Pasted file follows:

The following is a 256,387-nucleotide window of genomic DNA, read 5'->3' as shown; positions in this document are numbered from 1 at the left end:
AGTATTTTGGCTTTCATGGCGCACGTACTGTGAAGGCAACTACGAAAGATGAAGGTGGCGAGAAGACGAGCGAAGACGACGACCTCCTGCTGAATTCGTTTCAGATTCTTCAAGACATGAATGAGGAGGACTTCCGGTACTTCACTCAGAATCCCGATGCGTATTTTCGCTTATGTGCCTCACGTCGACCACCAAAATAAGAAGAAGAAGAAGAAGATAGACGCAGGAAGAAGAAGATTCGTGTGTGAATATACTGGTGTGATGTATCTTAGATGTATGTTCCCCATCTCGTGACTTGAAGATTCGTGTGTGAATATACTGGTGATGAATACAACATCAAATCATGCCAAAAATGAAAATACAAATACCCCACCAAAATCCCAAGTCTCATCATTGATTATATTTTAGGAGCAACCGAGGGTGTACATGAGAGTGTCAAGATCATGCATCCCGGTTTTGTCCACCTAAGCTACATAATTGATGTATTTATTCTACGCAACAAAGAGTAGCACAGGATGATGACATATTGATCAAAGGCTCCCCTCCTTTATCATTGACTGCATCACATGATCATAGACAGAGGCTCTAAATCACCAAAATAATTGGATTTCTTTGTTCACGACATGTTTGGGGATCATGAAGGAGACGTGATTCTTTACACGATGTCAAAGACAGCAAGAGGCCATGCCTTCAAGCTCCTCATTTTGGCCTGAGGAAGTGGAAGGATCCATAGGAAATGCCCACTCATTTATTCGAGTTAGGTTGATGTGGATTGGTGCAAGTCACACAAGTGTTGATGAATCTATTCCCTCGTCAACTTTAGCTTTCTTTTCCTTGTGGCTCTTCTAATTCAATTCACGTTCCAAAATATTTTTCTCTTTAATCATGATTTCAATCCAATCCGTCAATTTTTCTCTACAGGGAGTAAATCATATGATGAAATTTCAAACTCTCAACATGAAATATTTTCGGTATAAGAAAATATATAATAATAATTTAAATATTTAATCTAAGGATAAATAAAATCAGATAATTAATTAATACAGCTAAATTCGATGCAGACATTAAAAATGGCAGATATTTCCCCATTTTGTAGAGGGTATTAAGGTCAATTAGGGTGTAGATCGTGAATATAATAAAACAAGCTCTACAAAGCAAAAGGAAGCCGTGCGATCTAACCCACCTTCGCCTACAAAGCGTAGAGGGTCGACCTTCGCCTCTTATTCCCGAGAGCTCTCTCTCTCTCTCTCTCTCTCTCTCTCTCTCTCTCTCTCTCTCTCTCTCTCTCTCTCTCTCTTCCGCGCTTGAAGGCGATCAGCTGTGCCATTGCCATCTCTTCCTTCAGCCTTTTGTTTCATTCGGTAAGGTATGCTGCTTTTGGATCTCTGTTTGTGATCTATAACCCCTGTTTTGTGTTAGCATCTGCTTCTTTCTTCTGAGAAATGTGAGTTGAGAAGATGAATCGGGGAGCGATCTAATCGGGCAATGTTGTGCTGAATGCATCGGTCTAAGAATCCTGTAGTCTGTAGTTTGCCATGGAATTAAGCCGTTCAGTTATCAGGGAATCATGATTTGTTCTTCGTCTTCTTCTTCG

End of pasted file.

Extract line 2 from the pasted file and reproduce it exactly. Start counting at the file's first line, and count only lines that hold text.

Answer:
AGTATTTTGGCTTTCATGGCGCACGTACTGTGAAGGCAACTACGAAAGATGAAGGTGGCGAGAAGACGAGCGAAGACGACGACCTCCTGCTGAATTCGTTTCAGATTCTTCAAGACATGAATGAGGAGGACTTCCGGTACTTCACTCAGAATCCCGATGCGTATTTTCGCTTATGTGCCTCACGTCGACCACCAAAATAAGAAGAAGAAGAAGAAGATAGACGCAGGAAGAAGAAGATTCGTGTGTGAATATACTGGTGTGATGTATCTTAGATGTATGTTCCCCATCTCGTGACTTGAAGATTCGTGTGTGAATATACTGGTGATGAATACAACATCAAATCATGCCAAAAATGAAAATACAAATACCCCACCAAAATCCCAAGTCTCATCATTGATTATATTTTAGGAGCAACCGAGGGTGTACATGAGAGTGTCAAGATCATGCATCCCGGTTTTGTCCACCTAAGCTACATAATTGATGTATTTATTCTACGCAACAAAGAGTAGCACAGGATGATGACATATTGATCAAAGGCTCCCCTCCTTTATCATTGACTGCATCACATGATCATAGACAGAGGCTCTAAATCACCAAAATAATTGGATTTCTTTGTTCACGACATGTTTGGGGATCATGAAGGAGACGTGATTCTTTACACGATGTCAAAGACAGCAAGAGGCCATGCCTTCAAGCTCCTCATTTTGGCCTGAGGAAGTGGAAGGATCCATAGGAAATGCCCACTCATTTATTCGAGTTAGGTTGATGTGGATTGGTGCAAGTCACACAAGTGTTGATGAATCTATTCCCTCGTCAACTTTAGCTTTCTTTTCCTTGTGGCTCTTCTAATTCAATTCACGTTCCAAAATATTTTTCTCTTTAATCATGATTTCAATCCAATCCGTCAATTTTTCTCTACAGGGAGTAAATCATATGATGAAATTTCAAACTCTCAACATGAAATATTTTCGGTATAAGAAAATATATAATAATAATTTAAATATTTAATCTAAGGATAAATAAAATCAGATAATTAATTAATACAGCTAAATTCGATGCAGACATTAAAAATGGCAGATATTTCCCCATTTTGTAGAGGGTATTAAGGTCAATTAGGGTGTAGATCGTGAATATAATAAAACAAGCTCTACAAAGCAAAAGGAAGCCGTGCGATCTAACCCACCTTCGCCTACAAAGCGTAGAGGGTCGACCTTCGCCTCTTATTCCCGAGAGCTCTCTCTCTCTCTCTCTCTCTCTCTCTCTCTCTCTCTCTCTCTCTCTCTCTCTCTCTCTCTCTTCCGCGCTTGAAGGCGATCAGCTGTGCCATTGCCATCTCTTCCTTCAGCCTTTTGTTTCATTCGGTAAGGTATGCTGCTTTTGGATCTCTGTTTGTGATCTATAACCCCTGTTTTGTGTTAGCATCTGCTTCTTTCTTCTGAGAAATGTGAGTTGAGAAGATGAATCGGGGAGCGATCTAATCGGGCAATGTTGTGCTGAATGCATCGGTCTAAGAATCCTGTAGTCTGTAGTTTGCCATGGAATTAAGCCGTTCAGTTATCAGGGAATCATGATTTGTTCTTCGTCTTCTTCTTCG